Art and Life Choices: Finding Your Space as an Artist

I’ve always made physical space for my art. It all began in high school when I set up a drafting table and easel in my bedroom after we moved to Long Island. During my college years, I made art wherever I could find space, even on my roommates! (A big shout-out to my roommate Robin, who let me create a full body cast of her for a project – thanks, Robin!)

As a senior in university, we were granted studio spaces to develop our projects. And when I got my first job and moved to Cape Cod, my studio occupied the living and kitchen areas of my one-bedroom apartment. (The smell of linseed oil paired really well with my dinner…)

When I relocated to Dubai in 2007, three of my seven pieces of luggage were filled with art supplies and books. I didn’t know what would be available there at the time (resources were limited then, but now you can find everything you need!).

I even chose the Dubai job over a position outside of Boston because I knew it would grant me more time to dedicate to my art.

I haven’t always done a great job of utilizing the space, but having it in my life has been tremendous. It serves as a constant visual reminder and commitment that art is an integral part of my life and deserves a physical presence.

Current work-in-progress

Have you ever considered how your life might change if your decisions prioritized your identity as an artist?

What if making time and space for your art held significant weight in your major life choices?

Recently, I had a conversation with an incredible member of our community who has carved out space in her home for her art and dedicates time to it. However, she still struggles to give it the mental space it deserves.

Having a studio space is just the first step in our commitment to our art. We need to cultivate and reserve mental space for our studio as well. While our art already occupies a space in our hearts, convincing our minds can be a challenge. We carry programming from childhood, cultural norms, and more. In my experience, this struggle has never vanished; instead, I’ve come to understand it as an integral part of my creative process.

At present, I’m exploring two distinct bodies of work. One is a portrait series of women, and the other delves into my relationship with motherhood. While I’m excited about these projects, I’ve also faced a slew of rejections since moving to Texas. The sheer quantity and consistency of these rejections have felt like the opposite of a warm welcome.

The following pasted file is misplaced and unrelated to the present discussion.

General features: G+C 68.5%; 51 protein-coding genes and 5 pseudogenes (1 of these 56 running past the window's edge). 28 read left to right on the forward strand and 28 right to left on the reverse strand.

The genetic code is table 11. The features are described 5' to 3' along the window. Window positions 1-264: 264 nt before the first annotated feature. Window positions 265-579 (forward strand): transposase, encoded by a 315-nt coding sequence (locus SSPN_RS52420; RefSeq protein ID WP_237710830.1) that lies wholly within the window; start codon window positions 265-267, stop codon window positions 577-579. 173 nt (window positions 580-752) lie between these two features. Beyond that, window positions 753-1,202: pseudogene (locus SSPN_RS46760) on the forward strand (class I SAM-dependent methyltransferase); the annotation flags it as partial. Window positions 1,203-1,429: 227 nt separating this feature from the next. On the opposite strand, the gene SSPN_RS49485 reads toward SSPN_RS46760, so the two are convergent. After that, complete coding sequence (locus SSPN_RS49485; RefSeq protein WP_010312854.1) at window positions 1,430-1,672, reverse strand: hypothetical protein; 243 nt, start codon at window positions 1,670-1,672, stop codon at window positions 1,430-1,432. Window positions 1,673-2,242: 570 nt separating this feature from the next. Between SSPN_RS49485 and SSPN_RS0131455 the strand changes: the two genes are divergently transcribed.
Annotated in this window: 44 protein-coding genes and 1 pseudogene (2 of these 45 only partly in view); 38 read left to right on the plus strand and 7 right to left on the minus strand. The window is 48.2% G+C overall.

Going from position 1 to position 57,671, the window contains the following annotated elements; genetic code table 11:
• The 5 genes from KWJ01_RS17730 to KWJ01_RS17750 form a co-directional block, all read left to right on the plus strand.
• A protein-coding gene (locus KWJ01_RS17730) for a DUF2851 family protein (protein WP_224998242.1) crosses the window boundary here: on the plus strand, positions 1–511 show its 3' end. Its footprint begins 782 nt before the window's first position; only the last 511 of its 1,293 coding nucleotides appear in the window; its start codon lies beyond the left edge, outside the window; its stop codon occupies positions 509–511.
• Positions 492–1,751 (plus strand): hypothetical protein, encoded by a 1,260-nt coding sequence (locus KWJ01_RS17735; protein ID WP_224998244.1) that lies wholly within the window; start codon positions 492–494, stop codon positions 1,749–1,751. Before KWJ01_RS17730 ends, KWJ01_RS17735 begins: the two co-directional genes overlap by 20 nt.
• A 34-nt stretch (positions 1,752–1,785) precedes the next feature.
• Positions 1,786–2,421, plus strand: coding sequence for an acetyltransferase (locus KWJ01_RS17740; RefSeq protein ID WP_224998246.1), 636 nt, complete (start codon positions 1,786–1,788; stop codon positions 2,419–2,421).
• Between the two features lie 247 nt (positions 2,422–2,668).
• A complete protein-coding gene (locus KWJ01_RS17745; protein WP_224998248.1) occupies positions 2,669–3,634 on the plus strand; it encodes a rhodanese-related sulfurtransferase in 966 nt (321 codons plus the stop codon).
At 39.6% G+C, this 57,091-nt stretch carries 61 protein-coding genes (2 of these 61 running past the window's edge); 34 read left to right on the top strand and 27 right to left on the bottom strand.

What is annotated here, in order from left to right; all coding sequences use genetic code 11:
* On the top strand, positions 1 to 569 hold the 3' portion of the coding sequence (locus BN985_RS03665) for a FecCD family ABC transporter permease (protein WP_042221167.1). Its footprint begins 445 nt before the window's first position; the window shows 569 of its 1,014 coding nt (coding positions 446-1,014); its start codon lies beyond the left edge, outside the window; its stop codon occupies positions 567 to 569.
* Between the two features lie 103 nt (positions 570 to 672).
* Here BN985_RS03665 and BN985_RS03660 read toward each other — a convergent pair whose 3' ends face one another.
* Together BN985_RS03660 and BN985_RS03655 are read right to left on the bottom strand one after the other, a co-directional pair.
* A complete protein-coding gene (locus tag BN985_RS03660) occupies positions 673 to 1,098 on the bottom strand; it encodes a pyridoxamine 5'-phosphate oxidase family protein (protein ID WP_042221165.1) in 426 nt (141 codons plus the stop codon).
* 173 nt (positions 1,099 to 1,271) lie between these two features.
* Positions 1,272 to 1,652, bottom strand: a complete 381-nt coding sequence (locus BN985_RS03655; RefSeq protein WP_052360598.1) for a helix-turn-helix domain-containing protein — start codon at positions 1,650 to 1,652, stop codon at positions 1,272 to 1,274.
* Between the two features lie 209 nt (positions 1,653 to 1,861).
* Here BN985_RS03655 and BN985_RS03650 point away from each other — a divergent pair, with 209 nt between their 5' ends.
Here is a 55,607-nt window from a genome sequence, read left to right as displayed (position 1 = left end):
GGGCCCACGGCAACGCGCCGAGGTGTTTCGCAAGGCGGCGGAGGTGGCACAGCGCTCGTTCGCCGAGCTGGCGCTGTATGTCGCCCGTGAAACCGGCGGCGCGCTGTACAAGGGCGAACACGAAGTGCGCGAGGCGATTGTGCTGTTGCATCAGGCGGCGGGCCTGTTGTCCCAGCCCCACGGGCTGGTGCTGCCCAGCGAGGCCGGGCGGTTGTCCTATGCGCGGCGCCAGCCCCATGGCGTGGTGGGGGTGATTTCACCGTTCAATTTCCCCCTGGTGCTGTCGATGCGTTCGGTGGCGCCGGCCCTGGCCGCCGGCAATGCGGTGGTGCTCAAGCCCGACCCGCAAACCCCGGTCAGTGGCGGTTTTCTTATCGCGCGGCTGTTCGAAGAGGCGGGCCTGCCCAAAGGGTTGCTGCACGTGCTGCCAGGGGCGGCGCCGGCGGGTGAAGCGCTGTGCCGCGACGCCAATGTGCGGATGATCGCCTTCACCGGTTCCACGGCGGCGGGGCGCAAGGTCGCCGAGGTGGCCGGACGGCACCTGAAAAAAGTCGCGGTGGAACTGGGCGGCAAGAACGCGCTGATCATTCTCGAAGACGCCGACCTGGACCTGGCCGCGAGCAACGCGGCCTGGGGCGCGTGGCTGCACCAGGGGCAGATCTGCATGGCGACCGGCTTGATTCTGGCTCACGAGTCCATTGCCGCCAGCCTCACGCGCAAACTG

A detail of a work-in-progress right now

Despite knowing how vital my work is to me and that I’ll eventually find suitable venues for it, I’m sure these rejections have affected my confidence and led me to show up less for my art.

I’m fortunate that I’ve done enough work to recognize that my art remains essential. A decade ago, I might have given up. Nevertheless, deep down, I know that even if I never displayed or sold another piece, I would still create art.

That doesn’t change the fact that last week I was looking at my studio table, all set up ready for me to draw, with no distractions (cough cough 3 year olds) and I had to drag my derriere in there to get started.

Recently, out of nowhere, I received two commissions. I accepted them because I knew those deadlines would push me back into the studio. It was a reminder that art holds immense value in my life, and I’ve managed to sustain my creative momentum since completing those works. It’s become easier to convince myself to show up for my art.

Getting started always seems the hardest part.

Today’s post might not be one of my more polished ones, complete with a top three tips list. However, I hope it reflects the messy nature of creativity and encourages us to contemplate both the physical and mental studios we need to create our art. How do our choices align with our creative interests? Where could they align more with our art?

May we all cultivate the studio spaces we need to thrive.


If today’s conversation resonates with you, I’d love for you to comment below and share your thoughts. Then, hop over to my calendar and sign up for a chat with me this week. I’m conducting research to better understand the challenges faced by creatives and am eager to create something that truly helps us overcome these obstacles.

Join me for a 15-minute, no-sales chat to help shape the future of our creative community. Choose a time below and speak with you soon.